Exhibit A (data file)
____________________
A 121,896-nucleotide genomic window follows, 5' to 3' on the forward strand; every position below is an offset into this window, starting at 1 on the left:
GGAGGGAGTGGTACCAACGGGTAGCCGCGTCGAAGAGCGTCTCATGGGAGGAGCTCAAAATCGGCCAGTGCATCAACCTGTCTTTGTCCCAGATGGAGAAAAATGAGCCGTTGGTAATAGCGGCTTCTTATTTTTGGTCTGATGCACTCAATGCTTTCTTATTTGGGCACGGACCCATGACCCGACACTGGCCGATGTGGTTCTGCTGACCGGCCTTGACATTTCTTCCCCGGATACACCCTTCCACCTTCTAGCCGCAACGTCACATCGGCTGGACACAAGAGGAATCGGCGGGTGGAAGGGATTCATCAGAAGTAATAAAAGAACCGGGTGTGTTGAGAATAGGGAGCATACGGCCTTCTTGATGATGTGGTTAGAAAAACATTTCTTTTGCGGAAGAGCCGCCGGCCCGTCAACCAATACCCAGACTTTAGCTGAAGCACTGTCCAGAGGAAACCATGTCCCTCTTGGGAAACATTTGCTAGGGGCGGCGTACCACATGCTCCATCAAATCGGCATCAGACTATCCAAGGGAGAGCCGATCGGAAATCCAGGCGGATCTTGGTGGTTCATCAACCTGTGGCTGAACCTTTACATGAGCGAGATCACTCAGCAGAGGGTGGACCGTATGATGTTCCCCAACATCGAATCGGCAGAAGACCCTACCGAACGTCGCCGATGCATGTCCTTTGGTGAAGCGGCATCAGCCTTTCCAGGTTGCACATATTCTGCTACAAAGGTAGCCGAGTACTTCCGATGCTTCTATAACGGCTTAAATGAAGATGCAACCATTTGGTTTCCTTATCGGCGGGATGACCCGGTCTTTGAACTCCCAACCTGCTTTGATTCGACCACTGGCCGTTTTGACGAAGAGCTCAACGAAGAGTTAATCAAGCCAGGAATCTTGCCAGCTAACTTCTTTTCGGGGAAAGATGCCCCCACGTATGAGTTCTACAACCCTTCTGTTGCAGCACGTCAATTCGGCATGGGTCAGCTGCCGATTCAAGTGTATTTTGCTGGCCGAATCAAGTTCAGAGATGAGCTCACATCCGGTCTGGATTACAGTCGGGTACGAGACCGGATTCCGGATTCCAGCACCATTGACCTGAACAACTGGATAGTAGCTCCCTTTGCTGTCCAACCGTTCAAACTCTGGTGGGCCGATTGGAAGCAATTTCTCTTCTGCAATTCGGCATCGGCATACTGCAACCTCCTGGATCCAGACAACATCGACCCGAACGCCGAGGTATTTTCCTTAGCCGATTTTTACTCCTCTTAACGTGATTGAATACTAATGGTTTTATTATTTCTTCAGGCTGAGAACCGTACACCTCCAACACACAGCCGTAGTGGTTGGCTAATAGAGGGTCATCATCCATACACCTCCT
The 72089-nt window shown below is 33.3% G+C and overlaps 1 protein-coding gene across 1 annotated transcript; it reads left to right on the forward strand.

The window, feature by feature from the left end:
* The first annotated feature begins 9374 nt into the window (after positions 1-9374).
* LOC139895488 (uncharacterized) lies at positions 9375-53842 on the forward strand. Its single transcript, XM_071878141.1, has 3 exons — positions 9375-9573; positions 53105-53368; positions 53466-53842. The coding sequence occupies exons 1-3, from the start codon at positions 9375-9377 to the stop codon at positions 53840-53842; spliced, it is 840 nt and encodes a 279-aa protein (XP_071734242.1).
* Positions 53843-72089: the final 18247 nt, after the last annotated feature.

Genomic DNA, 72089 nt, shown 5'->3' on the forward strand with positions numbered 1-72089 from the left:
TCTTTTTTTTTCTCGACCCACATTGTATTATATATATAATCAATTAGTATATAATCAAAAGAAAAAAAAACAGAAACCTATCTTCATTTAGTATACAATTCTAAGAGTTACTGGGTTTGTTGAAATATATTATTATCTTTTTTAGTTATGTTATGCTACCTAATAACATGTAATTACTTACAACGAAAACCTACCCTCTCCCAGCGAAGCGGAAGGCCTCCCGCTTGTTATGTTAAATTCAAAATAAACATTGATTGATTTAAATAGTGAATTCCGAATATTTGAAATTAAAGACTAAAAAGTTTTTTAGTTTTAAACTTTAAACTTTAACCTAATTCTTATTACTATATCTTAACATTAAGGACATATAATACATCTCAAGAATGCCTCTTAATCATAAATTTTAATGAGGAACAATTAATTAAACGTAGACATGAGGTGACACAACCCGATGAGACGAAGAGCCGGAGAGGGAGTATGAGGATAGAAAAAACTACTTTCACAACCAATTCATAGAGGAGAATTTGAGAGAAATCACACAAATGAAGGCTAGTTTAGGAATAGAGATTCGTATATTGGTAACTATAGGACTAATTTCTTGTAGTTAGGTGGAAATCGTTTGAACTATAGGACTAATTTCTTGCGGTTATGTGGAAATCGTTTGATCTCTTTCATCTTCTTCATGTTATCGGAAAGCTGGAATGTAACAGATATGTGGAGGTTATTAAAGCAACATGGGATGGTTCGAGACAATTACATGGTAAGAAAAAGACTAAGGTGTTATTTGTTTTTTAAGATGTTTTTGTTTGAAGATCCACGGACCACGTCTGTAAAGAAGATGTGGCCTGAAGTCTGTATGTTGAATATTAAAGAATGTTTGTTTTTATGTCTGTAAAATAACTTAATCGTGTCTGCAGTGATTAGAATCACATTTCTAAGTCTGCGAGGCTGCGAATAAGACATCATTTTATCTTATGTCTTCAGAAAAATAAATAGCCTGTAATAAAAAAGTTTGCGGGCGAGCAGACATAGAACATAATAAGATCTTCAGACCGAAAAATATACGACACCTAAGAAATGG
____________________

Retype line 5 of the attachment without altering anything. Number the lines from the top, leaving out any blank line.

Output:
* The first annotated feature begins 9374 nt into the window (after positions 1-9374).